Assessment of milking practices

A pre-tested structured questionnaire with close-ended questions was used to collect data on milking practices and- other farm management variables thought to influence the prevalence of mastitis in smallholder dairy cows. These factors included milking procedures, milking place and frequency of milking, cleaning and drying methods of teats, source of water (open or closed source), pre-and post-milking teat dipping and milking practices for suspected mastitic cows. The questionnaire was administered through a face-to-face interview. The pre-testing of the questionnaire was carried out on a few selected farmers who farmed in one of the study areas; clarity of questions and its user friendliness was checked and later revised. The survey was carried out between November 2009 and March 2010.

Milk sample collection and clinical examination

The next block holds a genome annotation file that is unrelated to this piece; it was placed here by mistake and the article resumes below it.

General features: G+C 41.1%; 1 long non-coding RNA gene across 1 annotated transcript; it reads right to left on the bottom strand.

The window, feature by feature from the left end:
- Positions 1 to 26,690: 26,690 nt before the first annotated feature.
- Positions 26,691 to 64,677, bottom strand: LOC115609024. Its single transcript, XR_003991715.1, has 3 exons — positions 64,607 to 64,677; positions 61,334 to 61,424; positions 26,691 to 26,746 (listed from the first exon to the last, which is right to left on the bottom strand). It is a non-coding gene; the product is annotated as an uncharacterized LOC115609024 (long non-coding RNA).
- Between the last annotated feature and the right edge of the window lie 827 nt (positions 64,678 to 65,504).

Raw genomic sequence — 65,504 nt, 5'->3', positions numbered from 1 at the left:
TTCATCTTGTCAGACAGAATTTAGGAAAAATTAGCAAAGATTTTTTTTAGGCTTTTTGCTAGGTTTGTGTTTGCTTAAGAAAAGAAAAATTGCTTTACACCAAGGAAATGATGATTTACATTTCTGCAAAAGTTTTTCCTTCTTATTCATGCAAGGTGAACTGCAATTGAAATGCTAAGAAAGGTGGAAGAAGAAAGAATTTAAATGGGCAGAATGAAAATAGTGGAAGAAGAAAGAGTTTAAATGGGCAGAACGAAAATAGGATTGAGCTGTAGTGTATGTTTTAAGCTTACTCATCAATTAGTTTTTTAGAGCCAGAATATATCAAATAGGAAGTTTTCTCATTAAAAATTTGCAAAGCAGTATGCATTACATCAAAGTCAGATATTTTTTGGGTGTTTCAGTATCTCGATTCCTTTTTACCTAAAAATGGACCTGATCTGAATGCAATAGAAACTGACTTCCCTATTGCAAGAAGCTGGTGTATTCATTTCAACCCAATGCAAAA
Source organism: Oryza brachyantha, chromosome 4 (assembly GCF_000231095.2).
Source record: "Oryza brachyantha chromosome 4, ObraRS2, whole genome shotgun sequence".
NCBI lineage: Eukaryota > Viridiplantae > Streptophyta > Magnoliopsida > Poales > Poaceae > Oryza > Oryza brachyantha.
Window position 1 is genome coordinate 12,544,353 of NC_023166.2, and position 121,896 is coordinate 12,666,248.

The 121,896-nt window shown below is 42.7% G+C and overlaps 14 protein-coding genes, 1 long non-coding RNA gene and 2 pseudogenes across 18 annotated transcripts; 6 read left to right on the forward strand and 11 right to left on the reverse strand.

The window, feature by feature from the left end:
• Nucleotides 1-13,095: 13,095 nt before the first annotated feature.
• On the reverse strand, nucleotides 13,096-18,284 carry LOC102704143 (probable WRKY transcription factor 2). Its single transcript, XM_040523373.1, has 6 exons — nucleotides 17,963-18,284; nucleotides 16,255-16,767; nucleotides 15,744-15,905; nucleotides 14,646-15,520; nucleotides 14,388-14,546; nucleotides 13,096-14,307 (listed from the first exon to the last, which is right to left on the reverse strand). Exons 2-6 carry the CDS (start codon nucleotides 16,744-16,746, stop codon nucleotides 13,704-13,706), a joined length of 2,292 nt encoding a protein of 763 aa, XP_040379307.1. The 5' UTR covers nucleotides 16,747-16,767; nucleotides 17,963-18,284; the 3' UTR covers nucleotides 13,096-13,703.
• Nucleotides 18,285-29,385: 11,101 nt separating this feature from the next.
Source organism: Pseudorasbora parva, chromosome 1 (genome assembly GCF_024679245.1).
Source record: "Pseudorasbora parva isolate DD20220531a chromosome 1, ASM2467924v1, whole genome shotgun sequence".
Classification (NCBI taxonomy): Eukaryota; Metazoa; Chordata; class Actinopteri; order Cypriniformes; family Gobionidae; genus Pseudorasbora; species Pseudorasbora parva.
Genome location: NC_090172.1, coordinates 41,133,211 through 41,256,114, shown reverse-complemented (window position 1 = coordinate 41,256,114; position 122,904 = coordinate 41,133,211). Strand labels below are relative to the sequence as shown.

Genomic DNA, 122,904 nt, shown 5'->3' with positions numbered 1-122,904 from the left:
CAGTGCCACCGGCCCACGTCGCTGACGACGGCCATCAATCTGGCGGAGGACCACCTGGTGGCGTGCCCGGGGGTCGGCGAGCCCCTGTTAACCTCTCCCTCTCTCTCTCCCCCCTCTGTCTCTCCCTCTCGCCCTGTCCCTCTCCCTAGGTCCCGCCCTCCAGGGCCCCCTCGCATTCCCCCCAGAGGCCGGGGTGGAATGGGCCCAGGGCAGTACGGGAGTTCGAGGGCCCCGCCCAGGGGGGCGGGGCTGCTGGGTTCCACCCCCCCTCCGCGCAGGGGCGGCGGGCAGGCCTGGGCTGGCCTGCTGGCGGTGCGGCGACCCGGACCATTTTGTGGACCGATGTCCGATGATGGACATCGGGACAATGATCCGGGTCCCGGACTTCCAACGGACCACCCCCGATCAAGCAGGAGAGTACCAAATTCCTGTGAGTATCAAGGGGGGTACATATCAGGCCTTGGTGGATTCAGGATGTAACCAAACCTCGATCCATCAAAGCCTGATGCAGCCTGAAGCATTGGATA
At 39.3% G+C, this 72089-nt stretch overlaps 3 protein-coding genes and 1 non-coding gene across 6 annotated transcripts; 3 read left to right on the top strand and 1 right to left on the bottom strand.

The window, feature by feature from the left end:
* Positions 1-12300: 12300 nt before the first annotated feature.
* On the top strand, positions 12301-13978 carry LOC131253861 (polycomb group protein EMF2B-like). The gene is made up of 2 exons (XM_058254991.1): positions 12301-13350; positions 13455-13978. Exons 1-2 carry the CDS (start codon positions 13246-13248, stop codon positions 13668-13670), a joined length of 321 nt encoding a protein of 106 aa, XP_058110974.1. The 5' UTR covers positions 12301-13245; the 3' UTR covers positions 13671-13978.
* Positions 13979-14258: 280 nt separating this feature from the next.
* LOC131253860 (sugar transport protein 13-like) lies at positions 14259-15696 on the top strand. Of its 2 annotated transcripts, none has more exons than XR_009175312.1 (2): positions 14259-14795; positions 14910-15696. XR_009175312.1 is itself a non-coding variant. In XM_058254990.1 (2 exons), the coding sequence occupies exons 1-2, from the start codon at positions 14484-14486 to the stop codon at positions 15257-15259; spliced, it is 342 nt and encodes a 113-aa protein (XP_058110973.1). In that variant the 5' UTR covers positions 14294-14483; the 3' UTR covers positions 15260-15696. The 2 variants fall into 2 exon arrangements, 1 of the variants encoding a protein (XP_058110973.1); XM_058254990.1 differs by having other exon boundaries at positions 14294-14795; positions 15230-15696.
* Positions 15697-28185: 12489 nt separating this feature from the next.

The collection of milk samples for bacterial culture and somatic cell counting was carried out during the same period as the questionnaire survey. Teats were washed using clean running water, wiped dry with disposable paper towels and disinfected using 70% ethyl alcohol. To minimise contamination with bacteria from the skin around the teat canal, the first streams of milk were discarded. Composite quarter milk samples were collected aseptically from all lactating cows and were transported to the laboratory in cooler boxes on ice (approximately 4 °C) where milk samples were plated out and preparations for microscopic cell count commenced on the day of sampling. A thorough physical examination for evidence of clinical mastitis was conducted on all lactating cows that were sampled in this study. Clinical findings such as secretions, abnormalities of size and shape of the udder, its consistency and temperature were assessed by visual inspection and palpation. A cow was considered to have clinical mastitis if it fulfilled at least two of the clinical findings, (1) pain reaction upon palpation, (2) changes in colour and consistency of milk (blood tinged milk, watery secretions, clots, pus) and (3) change in consistency of the udder (Lakew, Tolosa & Tigre 2009). Cows that did not have clinical mastitis were tested further for sub-clinical mastitis based on culture and somatic cell counting. A cow showing no apparent clinical signs of mastitis and whose milk was macroscopically normal, but had a positive bacterial culture and SCC of at least 300 x 103 cells/mL (International Dairy Federation 1987), was regarded as positive for sub-clinical mastitis.